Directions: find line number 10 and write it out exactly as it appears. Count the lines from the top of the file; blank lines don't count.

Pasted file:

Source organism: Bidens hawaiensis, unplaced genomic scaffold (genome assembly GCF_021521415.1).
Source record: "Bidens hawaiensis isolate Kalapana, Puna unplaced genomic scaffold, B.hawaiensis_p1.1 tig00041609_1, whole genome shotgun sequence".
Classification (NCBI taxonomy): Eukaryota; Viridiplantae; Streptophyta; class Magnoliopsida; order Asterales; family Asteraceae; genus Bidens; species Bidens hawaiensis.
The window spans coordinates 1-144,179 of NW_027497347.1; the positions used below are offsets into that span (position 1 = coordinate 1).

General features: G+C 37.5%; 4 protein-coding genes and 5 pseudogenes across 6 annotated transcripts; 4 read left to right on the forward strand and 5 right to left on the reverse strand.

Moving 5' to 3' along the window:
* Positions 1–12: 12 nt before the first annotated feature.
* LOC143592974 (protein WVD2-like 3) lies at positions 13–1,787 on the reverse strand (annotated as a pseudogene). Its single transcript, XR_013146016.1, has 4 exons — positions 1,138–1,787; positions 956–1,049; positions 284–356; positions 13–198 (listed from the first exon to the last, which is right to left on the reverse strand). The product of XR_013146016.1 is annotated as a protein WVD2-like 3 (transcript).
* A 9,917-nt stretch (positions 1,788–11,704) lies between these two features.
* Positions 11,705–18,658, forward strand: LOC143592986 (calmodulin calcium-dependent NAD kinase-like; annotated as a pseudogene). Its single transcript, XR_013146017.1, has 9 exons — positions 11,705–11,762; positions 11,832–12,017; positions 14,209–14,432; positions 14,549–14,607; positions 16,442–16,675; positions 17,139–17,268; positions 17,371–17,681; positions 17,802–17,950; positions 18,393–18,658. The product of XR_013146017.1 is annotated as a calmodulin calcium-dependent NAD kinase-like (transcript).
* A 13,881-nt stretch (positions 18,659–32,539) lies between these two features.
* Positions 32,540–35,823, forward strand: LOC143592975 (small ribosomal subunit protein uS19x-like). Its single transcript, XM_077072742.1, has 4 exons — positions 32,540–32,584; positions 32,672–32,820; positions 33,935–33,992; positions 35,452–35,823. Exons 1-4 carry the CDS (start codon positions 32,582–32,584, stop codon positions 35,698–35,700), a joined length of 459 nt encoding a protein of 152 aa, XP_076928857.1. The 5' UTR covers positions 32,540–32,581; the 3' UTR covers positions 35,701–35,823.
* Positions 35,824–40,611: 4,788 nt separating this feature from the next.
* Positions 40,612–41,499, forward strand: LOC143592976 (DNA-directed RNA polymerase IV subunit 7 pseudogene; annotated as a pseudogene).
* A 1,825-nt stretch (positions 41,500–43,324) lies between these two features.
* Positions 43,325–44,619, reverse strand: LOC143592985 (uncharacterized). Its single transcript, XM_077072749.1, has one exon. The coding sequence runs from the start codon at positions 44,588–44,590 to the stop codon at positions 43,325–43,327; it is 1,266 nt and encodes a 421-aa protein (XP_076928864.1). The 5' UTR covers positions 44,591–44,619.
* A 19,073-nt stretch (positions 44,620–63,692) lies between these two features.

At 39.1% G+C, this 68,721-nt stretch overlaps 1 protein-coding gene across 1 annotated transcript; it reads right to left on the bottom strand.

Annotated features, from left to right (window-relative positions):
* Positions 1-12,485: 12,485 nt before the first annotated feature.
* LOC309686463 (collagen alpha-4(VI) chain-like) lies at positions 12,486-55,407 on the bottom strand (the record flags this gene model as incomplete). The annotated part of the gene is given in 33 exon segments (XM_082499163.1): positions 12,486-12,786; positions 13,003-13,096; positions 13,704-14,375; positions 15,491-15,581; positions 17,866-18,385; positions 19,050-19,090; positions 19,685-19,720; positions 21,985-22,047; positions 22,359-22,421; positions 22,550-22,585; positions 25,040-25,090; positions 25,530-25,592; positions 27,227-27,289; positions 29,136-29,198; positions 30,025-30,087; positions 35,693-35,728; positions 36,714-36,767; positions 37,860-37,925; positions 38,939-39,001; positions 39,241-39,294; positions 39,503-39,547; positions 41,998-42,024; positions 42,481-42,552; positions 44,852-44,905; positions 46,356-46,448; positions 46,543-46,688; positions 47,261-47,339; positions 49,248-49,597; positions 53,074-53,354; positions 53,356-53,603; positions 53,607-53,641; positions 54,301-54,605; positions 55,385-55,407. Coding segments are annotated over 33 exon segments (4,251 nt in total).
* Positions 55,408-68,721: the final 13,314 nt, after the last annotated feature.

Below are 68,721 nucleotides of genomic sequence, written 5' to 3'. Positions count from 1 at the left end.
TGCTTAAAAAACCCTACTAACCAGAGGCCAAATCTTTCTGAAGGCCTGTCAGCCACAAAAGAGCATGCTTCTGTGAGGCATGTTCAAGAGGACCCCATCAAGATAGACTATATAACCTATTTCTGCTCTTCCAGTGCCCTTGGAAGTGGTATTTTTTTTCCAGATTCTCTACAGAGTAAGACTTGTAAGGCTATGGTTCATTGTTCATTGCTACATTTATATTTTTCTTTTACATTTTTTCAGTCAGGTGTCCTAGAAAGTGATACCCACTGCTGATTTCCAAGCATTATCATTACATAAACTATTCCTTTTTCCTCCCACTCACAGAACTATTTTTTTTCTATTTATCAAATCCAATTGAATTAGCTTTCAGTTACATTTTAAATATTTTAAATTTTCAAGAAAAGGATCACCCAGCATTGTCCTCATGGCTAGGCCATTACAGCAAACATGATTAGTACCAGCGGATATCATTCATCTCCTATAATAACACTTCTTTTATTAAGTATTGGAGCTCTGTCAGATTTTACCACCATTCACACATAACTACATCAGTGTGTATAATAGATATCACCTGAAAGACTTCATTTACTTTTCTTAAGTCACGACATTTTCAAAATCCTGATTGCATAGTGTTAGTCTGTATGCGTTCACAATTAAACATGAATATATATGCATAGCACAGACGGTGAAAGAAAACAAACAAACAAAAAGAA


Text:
* Positions 11,705–18,658, forward strand: LOC143592986 (calmodulin calcium-dependent NAD kinase-like; annotated as a pseudogene). Its single transcript, XR_013146017.1, has 9 exons — positions 11,705–11,762; positions 11,832–12,017; positions 14,209–14,432; positions 14,549–14,607; positions 16,442–16,675; positions 17,139–17,268; positions 17,371–17,681; positions 17,802–17,950; positions 18,393–18,658. The product of XR_013146017.1 is annotated as a calmodulin calcium-dependent NAD kinase-like (transcript).